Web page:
Royce Gracie: MMA is not a style

Monday, June 10, 2013

Sports Illustrated’s Jeff Wagenheim recently conducted an interview with MMA Hall of Famer Royce Gracie, and discussed the differences between martial arts and mixed martial arts.

Jeff Wagenheim: What do you think of the MMA that your kids are growing up watching? The fighters of today are well versed in a variety of disciplines, from standup to the ground. The thinking is you can’t survive as simply a jiu-jitsu guy anymore. Do you agree?

Royce Gracie: Fighters have to adapt. Look at Lyoto Machida, for instance, or Chuck Liddell. They come from a karate background, but they had to learn wrestling to avoid being taken down. If they did wind up on the mat, they had to know jiu-jitsu, just to know what’s coming at them. I learned my boxing and kickboxing not because I was planning to knock somebody out. I just needed to know how standup fighters moved, how they would set me up with a kick or punch. So, yes, fighters have evolved, but they all have one main style that they call home, where they feel most comfortable.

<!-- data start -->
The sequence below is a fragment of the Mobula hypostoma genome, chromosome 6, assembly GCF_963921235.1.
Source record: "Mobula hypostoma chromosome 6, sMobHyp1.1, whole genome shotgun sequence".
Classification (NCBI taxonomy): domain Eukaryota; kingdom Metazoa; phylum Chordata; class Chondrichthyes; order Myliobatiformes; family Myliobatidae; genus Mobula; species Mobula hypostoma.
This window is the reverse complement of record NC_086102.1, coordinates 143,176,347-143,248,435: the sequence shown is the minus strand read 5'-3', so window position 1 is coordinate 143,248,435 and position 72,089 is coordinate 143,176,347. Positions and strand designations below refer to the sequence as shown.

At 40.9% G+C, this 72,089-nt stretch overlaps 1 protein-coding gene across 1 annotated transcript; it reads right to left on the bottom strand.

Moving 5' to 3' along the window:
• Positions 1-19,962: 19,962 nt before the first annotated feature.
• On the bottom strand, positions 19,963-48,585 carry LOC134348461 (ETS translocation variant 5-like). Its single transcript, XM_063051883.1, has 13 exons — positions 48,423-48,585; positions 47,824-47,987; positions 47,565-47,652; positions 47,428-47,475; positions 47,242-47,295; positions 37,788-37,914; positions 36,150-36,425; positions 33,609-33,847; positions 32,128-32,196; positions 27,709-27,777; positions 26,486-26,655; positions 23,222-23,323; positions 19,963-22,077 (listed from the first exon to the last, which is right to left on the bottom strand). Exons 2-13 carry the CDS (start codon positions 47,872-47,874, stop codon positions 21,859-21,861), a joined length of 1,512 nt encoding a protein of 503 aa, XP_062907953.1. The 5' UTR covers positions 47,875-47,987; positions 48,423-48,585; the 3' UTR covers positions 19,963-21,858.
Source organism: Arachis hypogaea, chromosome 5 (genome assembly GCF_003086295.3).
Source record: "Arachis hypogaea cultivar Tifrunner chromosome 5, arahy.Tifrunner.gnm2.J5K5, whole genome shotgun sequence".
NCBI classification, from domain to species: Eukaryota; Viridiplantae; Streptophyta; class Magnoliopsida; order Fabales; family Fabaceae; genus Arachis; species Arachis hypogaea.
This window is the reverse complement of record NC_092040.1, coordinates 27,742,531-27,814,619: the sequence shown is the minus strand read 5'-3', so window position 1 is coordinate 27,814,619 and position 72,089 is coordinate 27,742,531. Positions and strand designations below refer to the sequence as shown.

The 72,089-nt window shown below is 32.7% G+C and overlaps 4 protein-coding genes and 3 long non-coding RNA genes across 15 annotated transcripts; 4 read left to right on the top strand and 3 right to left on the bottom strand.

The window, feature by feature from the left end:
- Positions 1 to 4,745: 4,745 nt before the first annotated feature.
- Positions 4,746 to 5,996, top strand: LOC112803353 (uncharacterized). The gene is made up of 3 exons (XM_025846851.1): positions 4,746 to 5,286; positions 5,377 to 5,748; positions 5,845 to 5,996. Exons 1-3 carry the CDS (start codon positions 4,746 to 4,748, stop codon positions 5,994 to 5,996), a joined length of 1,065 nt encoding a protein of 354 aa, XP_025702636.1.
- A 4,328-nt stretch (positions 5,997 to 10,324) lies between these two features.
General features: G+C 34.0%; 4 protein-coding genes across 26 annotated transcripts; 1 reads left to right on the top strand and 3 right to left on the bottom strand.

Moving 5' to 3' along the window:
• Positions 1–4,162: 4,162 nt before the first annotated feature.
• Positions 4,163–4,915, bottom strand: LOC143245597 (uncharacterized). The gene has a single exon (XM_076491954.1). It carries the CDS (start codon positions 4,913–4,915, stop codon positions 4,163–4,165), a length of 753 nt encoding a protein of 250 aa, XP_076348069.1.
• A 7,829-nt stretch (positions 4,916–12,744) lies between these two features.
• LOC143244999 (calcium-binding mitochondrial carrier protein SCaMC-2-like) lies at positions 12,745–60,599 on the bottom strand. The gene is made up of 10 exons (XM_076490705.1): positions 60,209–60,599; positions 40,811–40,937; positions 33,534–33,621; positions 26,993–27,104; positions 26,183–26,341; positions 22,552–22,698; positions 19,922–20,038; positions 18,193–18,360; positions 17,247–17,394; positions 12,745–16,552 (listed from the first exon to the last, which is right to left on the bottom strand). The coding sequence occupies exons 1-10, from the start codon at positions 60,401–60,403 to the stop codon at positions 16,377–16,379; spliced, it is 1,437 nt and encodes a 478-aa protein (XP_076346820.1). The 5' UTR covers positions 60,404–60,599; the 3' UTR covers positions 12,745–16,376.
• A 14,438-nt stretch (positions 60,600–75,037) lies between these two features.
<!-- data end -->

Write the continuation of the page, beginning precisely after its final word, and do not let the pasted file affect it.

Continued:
JW: Nowadays, though, a lot of gyms don’t teach one particular discipline, like jiu-jitsu or karate. They teach mixed martial arts. Do you think something gets lost when young people learn this way rather than focusing on a single tradition that’s been passed down through the generations?

RG: You don’t say, “Hey, I’m going to go get some Starbucks.” No, you’re going to get some coffee at Starbucks. “Hey, I’m going to make a Xerox.” No, you’re making a copy on a Xerox machine. So kids want to learn mixed martial arts? Mixed martial arts is what you do inside the cage, inside the ring. What they should be looking to learn is a martial art.

You learn a style. You learn wrestling. You learn Gracie jiu-jitsu. You learn boxing. You learn judo. You don’t learn mixed martial arts. You learn a style or maybe more than one style, and then you mix them. But you don’t teach a mix. People come up to me all the time and ask, “Do you teach UFC style?” [Laughs.] UFC is a brand. It’s not a martial art.

Read entire interview…

What do you think UG? Is Mixed Martial Arts now a valid martial art to teach, or is it something you do in a cage, from a base of BJJ, Muay Thai, wrestling, etc?